I agree with you somewhat on this one mousey. That said, the deregulation started with Reagan and the neocons and the Dems did nothing to fight it. Bill Clinton's record here is not good either.

I'm hoping that the investigations started by Nancy Pelosi will find that it is the deregulation that has caused much of this rubbish to occur. IMHO, this is an example where MORE government is GOOD! (Bawdy?)

Ceroill said...

Isn't it true that the bailout is actually by the taxpayers, in the end?

csm said...

Well, it sure seems like it will be. I think Congress is still debating things even as I type this.

And what about the proposed provision giving the Treasury Sec unchecked power? Here is the wording from the proposed legislation:

Decisions by the Secretary pursuant to the authority of this Act are non-reviewable and committed to agency discretion, and may not be reviewed by any court of law or any administrative agency.

That better not be passed with that wording.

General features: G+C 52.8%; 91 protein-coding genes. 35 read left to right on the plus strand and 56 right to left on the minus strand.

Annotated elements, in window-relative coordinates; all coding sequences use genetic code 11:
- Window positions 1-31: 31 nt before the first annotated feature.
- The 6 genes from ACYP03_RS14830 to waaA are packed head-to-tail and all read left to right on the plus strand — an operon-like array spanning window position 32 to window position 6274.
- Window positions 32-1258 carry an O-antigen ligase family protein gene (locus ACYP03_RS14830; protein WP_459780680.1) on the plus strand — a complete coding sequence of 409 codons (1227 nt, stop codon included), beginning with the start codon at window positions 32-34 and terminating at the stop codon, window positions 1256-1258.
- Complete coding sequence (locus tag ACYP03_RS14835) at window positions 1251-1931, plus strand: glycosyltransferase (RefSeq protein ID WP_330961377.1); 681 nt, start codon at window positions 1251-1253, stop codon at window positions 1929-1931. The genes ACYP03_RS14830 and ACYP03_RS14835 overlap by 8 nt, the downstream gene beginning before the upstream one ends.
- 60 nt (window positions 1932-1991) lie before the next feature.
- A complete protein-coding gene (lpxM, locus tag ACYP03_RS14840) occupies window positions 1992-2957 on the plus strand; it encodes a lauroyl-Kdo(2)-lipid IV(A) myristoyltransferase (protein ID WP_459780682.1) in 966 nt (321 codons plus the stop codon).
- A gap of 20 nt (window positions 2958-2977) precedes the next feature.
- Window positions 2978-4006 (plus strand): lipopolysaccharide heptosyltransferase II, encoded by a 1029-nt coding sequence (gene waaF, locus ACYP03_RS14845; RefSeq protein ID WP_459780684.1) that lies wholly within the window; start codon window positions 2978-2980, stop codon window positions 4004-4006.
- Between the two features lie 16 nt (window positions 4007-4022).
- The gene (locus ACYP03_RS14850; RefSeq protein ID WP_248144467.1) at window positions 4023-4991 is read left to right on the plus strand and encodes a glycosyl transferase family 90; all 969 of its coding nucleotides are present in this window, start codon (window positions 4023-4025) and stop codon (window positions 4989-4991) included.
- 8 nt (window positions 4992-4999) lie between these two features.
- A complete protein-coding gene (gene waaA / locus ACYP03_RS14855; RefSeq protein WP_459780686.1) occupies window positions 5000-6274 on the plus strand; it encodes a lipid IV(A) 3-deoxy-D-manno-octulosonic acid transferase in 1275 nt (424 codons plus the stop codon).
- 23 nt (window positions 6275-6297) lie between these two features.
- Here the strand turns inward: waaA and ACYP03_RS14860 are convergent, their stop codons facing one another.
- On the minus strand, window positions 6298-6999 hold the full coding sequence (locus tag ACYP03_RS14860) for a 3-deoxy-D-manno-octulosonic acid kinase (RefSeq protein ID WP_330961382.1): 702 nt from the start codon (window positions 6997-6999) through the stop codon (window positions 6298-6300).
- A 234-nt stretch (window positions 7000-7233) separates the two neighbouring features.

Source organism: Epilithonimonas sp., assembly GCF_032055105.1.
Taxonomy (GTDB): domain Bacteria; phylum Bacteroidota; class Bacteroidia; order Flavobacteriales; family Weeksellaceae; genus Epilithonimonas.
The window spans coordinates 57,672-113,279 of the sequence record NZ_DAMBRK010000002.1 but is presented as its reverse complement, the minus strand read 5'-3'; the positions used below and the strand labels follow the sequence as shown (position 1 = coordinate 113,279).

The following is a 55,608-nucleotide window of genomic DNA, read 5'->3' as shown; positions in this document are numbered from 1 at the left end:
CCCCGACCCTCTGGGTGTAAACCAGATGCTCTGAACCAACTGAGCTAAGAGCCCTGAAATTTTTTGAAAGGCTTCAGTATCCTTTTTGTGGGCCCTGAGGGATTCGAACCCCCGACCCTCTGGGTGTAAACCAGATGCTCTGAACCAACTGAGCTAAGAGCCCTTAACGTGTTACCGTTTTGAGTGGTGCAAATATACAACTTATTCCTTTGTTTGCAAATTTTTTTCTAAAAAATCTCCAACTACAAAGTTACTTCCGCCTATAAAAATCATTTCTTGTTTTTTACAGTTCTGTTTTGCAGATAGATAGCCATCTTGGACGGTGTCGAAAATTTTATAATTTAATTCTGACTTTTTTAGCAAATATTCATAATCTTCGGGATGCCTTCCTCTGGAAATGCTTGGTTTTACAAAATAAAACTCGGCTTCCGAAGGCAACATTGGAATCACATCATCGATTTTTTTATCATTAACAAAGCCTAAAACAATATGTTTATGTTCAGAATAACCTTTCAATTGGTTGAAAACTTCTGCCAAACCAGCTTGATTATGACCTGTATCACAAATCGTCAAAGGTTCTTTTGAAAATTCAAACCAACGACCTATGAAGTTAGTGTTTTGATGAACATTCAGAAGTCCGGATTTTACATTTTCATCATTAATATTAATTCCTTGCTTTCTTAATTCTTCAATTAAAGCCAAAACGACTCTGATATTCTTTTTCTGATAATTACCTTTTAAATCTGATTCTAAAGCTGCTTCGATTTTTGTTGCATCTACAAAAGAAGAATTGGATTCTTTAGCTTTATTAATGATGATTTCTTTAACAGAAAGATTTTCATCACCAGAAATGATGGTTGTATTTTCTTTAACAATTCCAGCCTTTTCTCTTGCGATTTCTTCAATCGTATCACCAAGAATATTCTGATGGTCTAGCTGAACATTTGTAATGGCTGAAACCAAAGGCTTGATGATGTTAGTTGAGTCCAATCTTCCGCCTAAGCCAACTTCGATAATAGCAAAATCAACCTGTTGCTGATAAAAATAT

In my late twenties and early thirties I started becoming interested in finance(I even came this close to becoming a stock broker)and taught myself about the subject by reading Barron's religously every week for about ten years(though I haven't read it for the last eight). Even then, Barron's was very skeptical of the hybrid derivatives which were starting to come into vogue. CDO's, collaterized debt obligations, were the investment of the day. What would happen would be real estate lenders would fund a mortgage and then Fannie Mae and Freddie Mac would then buy that loan(giving the real estate lender more opportunity to sell more loans), package the loan with a slew of other loans of varying quality and then securitize this as a single entity known as a CDO. Since there were differing qualities of loans in the securitized CDOs, based on credit risk, once they were sold to investors, these investors would then resell the differing underlying loans risks, called tranches, which was based on credit risk of the original borrower. Some investors would buy the best of the loans but of course would get a lower interest rate. Others would buy the riskiest and again got the higher interest rates. Sometimes big investment banks would buy the CDOs whole, with the ticking time bombs included, but didn't worry because real estate always goes up, right?